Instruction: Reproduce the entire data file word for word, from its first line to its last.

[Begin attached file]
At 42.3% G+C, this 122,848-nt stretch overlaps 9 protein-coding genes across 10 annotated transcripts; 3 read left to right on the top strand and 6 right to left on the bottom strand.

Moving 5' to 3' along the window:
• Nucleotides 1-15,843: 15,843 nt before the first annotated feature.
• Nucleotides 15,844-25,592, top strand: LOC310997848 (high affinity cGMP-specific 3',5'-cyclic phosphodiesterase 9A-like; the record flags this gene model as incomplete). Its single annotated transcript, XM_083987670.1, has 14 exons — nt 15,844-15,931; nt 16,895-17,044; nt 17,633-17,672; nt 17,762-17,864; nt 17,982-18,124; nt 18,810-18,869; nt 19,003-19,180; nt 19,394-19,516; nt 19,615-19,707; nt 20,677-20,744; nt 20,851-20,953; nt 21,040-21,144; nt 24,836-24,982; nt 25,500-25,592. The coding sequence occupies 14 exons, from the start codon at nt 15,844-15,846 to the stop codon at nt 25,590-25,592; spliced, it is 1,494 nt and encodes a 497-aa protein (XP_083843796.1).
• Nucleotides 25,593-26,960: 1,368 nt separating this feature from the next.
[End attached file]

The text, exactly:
At 42.3% G+C, this 122,848-nt stretch overlaps 9 protein-coding genes across 10 annotated transcripts; 3 read left to right on the top strand and 6 right to left on the bottom strand.

Moving 5' to 3' along the window:
• Nucleotides 1-15,843: 15,843 nt before the first annotated feature.
• Nucleotides 15,844-25,592, top strand: LOC310997848 (high affinity cGMP-specific 3',5'-cyclic phosphodiesterase 9A-like; the record flags this gene model as incomplete). Its single annotated transcript, XM_083987670.1, has 14 exons — nt 15,844-15,931; nt 16,895-17,044; nt 17,633-17,672; nt 17,762-17,864; nt 17,982-18,124; nt 18,810-18,869; nt 19,003-19,180; nt 19,394-19,516; nt 19,615-19,707; nt 20,677-20,744; nt 20,851-20,953; nt 21,040-21,144; nt 24,836-24,982; nt 25,500-25,592. The coding sequence occupies 14 exons, from the start codon at nt 15,844-15,846 to the stop codon at nt 25,590-25,592; spliced, it is 1,494 nt and encodes a 497-aa protein (XP_083843796.1).
• Nucleotides 25,593-26,960: 1,368 nt separating this feature from the next.